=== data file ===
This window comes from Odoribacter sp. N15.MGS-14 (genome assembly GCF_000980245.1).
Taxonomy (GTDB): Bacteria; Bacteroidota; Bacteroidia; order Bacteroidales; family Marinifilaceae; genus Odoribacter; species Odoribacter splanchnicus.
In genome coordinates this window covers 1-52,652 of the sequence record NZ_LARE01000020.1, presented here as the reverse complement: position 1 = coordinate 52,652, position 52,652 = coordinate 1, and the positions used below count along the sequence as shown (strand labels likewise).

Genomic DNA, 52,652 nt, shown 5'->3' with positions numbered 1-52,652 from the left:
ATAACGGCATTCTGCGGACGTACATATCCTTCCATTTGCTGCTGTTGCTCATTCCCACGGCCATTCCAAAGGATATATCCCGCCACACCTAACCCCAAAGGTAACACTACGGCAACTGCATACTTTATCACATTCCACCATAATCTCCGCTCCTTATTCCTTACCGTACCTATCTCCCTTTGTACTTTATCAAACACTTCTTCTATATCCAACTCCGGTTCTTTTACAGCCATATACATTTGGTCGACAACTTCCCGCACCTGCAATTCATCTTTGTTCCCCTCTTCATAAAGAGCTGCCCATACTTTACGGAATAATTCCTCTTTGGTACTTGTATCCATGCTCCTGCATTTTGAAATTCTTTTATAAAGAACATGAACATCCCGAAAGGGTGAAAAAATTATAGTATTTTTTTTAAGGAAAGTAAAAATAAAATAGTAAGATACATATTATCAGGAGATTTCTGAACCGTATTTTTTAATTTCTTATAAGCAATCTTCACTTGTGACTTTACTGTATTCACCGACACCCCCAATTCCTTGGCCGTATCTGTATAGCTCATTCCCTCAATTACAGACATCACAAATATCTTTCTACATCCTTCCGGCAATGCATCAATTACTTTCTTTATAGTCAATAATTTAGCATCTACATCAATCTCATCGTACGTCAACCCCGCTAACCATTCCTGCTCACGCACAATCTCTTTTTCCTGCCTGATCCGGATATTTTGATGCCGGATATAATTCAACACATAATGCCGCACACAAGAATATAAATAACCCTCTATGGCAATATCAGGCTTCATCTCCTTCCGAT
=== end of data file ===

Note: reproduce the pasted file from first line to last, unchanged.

This window comes from Odoribacter sp. N15.MGS-14 (genome assembly GCF_000980245.1).
Taxonomy (GTDB): Bacteria; Bacteroidota; Bacteroidia; order Bacteroidales; family Marinifilaceae; genus Odoribacter; species Odoribacter splanchnicus.
In genome coordinates this window covers 1-52,652 of the sequence record NZ_LARE01000020.1, presented here as the reverse complement: position 1 = coordinate 52,652, position 52,652 = coordinate 1, and the positions used below count along the sequence as shown (strand labels likewise).

Genomic DNA, 52,652 nt, shown 5'->3' with positions numbered 1-52,652 from the left:
ATAACGGCATTCTGCGGACGTACATATCCTTCCATTTGCTGCTGTTGCTCATTCCCACGGCCATTCCAAAGGATATATCCCGCCACACCTAACCCCAAAGGTAACACTACGGCAACTGCATACTTTATCACATTCCACCATAATCTCCGCTCCTTATTCCTTACCGTACCTATCTCCCTTTGTACTTTATCAAACACTTCTTCTATATCCAACTCCGGTTCTTTTACAGCCATATACATTTGGTCGACAACTTCCCGCACCTGCAATTCATCTTTGTTCCCCTCTTCATAAAGAGCTGCCCATACTTTACGGAATAATTCCTCTTTGGTACTTGTATCCATGCTCCTGCATTTTGAAATTCTTTTATAAAGAACATGAACATCCCGAAAGGGTGAAAAAATTATAGTATTTTTTTTAAGGAAAGTAAAAATAAAATAGTAAGATACATATTATCAGGAGATTTCTGAACCGTATTTTTTAATTTCTTATAAGCAATCTTCACTTGTGACTTTACTGTATTCACCGACACCCCCAATTCCTTGGCCGTATCTGTATAGCTCATTCCCTCAATTACAGACATCACAAATATCTTTCTACATCCTTCCGGCAATGCATCAATTACTTTCTTTATAGTCAATAATTTAGCATCTACATCAATCTCATCGTACGTCAACCCCGCTAACCATTCCTGCTCACGCACAATCTCTTTTTCCTGCCTGATCCGGATATTTTGATGCCGGATATAATTCAACACATAATGCCGCACACAAGAATATAAATAACCCTCTATGGCAATATCAGGCTTCATCTCCTTCCGAT